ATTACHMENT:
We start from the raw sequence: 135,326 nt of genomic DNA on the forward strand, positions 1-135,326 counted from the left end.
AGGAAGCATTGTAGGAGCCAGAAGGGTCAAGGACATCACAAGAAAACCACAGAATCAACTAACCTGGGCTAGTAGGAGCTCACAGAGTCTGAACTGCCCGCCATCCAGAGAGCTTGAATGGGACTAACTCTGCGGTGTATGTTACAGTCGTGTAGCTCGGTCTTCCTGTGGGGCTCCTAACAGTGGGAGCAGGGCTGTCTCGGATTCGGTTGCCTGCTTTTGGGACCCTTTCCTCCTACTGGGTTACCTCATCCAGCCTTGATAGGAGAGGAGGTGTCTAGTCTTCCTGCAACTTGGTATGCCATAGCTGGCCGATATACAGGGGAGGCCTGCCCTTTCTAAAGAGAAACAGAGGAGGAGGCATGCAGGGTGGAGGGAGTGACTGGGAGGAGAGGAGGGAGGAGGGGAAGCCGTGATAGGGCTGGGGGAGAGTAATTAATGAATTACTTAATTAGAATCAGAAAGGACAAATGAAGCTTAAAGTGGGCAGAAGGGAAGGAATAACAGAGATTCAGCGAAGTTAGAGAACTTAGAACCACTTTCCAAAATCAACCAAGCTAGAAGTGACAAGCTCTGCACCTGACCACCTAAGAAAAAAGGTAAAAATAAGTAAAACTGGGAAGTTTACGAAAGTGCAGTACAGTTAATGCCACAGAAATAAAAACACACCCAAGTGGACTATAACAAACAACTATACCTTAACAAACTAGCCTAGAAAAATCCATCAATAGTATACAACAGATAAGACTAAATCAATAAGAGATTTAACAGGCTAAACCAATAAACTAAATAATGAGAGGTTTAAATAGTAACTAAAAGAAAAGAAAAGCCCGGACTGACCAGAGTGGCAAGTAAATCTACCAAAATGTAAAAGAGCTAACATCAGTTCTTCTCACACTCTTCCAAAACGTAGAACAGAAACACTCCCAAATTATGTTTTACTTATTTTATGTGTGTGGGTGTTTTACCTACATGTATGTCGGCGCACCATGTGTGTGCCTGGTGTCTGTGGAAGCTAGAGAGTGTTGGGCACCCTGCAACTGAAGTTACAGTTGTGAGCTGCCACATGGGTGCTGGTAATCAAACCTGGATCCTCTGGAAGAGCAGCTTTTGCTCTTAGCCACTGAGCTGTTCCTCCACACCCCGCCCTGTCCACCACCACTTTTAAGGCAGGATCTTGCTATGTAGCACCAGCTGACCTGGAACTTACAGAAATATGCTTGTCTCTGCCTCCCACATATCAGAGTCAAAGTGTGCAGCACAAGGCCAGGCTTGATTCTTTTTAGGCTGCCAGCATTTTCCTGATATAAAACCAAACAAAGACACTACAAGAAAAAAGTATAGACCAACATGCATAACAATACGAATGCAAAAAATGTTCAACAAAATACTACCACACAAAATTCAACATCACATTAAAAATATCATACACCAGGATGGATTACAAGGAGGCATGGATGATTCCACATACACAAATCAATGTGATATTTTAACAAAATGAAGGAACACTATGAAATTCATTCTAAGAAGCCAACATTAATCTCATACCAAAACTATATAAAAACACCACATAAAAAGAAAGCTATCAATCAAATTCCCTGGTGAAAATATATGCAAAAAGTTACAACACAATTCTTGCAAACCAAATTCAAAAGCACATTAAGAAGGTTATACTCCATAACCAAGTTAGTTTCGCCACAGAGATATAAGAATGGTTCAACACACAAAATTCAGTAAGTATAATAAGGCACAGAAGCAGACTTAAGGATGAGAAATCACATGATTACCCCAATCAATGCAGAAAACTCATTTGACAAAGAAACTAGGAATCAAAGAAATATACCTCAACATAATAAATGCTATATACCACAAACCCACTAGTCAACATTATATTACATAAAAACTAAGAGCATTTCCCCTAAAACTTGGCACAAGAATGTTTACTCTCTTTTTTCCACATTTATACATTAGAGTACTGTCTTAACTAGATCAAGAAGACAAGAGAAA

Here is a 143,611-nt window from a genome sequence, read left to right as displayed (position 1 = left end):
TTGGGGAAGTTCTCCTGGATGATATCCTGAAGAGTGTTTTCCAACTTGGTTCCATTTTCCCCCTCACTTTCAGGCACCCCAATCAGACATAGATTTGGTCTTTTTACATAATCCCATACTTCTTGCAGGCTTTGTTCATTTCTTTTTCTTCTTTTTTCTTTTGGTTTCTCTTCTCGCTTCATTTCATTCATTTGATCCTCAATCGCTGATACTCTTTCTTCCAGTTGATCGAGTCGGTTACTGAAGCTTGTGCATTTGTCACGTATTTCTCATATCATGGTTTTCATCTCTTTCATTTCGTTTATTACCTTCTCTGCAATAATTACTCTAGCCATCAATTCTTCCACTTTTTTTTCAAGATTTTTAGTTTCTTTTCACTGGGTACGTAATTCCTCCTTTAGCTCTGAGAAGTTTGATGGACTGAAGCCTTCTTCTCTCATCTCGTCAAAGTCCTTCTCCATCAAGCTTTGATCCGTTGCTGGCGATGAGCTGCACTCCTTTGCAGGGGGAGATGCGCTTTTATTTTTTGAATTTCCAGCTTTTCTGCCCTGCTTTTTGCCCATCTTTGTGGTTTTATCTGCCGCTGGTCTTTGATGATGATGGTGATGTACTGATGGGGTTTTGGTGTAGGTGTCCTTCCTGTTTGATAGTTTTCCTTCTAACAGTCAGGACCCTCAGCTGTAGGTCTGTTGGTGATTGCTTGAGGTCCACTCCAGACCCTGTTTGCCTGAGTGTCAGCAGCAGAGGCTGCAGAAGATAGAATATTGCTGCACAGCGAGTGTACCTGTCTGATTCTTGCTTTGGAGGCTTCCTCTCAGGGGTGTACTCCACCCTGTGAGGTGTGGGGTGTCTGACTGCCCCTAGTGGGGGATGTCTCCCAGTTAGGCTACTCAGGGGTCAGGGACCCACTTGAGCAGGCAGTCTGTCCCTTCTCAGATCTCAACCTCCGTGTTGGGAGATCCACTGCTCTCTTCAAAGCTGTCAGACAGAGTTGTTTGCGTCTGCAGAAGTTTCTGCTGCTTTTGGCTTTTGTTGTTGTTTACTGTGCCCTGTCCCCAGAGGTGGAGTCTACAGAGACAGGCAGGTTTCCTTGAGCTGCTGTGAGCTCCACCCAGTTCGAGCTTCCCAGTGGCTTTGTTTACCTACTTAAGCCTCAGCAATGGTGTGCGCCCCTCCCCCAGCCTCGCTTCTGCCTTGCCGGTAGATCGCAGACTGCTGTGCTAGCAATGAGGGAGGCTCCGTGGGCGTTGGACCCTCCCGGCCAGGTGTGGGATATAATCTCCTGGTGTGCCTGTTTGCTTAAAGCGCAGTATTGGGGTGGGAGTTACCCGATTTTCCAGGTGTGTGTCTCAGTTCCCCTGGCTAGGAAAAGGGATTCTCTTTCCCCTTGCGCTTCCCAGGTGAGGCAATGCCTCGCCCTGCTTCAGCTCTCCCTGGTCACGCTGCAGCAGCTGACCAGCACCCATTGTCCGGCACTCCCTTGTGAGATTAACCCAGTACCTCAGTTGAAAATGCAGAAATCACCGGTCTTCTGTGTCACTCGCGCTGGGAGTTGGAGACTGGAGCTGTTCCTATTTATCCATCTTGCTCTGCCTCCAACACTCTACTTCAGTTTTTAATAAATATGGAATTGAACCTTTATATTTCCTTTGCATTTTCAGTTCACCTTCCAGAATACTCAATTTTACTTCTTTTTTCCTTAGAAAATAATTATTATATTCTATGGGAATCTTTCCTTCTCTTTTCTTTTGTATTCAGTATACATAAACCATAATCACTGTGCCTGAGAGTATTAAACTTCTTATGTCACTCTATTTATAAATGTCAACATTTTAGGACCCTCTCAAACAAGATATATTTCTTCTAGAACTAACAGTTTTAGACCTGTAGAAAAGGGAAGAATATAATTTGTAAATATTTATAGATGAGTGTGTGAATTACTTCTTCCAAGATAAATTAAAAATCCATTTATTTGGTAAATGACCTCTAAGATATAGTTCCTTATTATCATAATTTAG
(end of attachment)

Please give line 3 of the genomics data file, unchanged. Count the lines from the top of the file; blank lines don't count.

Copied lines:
Here is a 143,611-nt window from a genome sequence, read left to right as displayed (position 1 = left end):